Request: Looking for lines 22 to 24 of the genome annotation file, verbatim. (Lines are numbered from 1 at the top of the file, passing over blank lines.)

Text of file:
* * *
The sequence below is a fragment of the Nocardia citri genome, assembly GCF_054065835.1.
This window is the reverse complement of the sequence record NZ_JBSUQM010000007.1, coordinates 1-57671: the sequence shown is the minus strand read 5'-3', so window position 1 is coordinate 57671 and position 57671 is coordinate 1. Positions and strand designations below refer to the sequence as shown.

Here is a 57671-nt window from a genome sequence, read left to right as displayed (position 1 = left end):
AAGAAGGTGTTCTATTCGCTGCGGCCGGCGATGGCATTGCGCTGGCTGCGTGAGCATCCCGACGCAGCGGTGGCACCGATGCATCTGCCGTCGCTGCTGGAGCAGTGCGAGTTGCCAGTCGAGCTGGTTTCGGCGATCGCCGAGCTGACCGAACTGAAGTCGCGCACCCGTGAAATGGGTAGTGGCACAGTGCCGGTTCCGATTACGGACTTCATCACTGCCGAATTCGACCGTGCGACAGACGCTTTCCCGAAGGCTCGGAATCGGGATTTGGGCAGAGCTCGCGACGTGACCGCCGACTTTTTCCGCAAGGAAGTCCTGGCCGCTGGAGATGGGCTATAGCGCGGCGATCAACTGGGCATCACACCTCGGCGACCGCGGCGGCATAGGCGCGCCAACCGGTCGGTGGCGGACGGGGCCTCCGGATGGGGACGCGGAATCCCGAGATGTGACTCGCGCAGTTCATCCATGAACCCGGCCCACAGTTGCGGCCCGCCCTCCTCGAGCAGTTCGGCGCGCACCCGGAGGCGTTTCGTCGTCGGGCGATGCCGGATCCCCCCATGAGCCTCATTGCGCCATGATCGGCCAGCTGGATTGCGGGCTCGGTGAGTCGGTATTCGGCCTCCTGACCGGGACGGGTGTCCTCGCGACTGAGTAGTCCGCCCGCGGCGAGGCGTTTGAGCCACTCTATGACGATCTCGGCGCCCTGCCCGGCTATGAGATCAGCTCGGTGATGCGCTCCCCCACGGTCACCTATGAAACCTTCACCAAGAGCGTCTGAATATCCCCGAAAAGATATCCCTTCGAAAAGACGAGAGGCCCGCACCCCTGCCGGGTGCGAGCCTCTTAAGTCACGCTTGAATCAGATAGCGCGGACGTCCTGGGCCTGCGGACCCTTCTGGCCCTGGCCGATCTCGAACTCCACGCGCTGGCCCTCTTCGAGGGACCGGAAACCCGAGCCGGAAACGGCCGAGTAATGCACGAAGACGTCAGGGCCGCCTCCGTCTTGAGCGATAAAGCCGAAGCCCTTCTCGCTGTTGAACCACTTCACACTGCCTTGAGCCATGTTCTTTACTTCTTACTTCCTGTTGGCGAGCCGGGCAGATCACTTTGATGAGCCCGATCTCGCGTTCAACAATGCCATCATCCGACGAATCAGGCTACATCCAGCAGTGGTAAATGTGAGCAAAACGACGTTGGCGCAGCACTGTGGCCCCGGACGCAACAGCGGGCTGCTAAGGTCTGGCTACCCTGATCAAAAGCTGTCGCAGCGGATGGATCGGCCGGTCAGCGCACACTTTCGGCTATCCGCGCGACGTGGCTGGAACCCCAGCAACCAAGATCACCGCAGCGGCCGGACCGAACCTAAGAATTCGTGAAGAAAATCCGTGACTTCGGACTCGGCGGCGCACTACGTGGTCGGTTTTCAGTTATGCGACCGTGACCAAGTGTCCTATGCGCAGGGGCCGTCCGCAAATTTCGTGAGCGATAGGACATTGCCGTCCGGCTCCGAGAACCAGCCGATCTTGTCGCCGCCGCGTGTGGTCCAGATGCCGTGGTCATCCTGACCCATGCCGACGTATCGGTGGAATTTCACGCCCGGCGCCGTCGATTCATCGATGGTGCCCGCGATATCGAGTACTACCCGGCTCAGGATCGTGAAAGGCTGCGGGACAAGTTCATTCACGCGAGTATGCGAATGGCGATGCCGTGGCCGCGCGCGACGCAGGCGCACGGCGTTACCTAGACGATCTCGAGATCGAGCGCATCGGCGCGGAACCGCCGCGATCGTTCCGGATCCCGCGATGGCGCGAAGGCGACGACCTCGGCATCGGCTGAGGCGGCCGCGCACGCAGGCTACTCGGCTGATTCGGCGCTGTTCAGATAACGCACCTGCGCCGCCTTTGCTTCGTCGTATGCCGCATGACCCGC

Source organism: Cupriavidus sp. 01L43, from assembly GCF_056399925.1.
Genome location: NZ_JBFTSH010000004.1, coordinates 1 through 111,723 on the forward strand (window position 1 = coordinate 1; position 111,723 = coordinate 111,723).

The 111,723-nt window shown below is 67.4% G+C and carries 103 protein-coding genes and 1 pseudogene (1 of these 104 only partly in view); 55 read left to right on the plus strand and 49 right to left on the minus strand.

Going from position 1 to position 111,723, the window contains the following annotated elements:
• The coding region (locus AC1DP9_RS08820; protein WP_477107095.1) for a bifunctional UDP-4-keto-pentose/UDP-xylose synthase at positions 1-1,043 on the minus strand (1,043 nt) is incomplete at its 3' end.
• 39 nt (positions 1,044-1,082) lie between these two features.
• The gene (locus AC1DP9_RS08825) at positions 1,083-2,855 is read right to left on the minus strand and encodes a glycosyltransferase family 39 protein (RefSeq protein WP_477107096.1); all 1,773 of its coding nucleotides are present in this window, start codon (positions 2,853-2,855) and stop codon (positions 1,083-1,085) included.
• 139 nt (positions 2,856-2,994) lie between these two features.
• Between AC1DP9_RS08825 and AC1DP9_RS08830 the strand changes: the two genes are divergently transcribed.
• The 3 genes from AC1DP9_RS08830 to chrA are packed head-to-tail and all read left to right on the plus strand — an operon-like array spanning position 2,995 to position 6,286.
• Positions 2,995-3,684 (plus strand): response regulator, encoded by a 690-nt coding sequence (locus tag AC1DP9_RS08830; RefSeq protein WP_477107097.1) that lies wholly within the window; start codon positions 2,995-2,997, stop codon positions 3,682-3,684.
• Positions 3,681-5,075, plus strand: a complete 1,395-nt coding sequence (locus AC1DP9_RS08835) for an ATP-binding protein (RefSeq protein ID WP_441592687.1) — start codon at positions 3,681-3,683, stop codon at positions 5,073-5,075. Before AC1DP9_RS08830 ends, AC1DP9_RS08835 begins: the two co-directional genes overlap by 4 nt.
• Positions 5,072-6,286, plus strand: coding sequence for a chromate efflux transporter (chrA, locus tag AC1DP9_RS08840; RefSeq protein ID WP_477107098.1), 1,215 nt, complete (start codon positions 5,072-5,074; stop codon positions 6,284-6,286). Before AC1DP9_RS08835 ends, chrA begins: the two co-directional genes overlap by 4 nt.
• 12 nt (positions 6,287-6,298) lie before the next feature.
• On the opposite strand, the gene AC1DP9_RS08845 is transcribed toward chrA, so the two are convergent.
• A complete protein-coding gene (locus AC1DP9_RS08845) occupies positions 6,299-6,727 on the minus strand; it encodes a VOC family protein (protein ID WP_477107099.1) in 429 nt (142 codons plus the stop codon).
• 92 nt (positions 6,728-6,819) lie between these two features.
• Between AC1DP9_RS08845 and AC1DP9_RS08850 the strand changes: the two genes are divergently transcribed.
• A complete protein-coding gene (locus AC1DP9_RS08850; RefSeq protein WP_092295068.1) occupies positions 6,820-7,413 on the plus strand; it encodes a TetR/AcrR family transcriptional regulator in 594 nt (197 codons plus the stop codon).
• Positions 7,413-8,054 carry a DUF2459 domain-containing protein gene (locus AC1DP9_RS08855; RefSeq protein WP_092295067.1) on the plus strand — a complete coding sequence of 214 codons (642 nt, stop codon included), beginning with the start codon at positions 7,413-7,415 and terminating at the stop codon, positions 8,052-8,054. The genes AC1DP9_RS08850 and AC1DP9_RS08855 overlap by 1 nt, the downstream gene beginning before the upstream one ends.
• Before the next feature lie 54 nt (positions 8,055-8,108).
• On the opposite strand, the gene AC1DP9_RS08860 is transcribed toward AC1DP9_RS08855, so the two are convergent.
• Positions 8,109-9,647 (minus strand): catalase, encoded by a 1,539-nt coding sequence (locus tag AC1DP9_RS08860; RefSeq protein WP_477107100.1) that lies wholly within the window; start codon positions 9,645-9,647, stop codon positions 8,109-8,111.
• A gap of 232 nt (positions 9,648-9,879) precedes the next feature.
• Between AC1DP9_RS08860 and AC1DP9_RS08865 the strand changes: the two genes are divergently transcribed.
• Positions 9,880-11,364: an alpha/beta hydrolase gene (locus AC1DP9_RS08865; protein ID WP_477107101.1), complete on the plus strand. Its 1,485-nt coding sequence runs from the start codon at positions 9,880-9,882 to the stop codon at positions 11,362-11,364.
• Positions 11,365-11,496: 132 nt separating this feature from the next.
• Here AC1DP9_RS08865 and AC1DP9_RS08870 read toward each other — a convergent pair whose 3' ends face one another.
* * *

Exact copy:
• Between AC1DP9_RS08845 and AC1DP9_RS08850 the strand changes: the two genes are divergently transcribed.
• A complete protein-coding gene (locus AC1DP9_RS08850; RefSeq protein WP_092295068.1) occupies positions 6,820-7,413 on the plus strand; it encodes a TetR/AcrR family transcriptional regulator in 594 nt (197 codons plus the stop codon).
• Positions 7,413-8,054 carry a DUF2459 domain-containing protein gene (locus AC1DP9_RS08855; RefSeq protein WP_092295067.1) on the plus strand — a complete coding sequence of 214 codons (642 nt, stop codon included), beginning with the start codon at positions 7,413-7,415 and terminating at the stop codon, positions 8,052-8,054. The genes AC1DP9_RS08850 and AC1DP9_RS08855 overlap by 1 nt, the downstream gene beginning before the upstream one ends.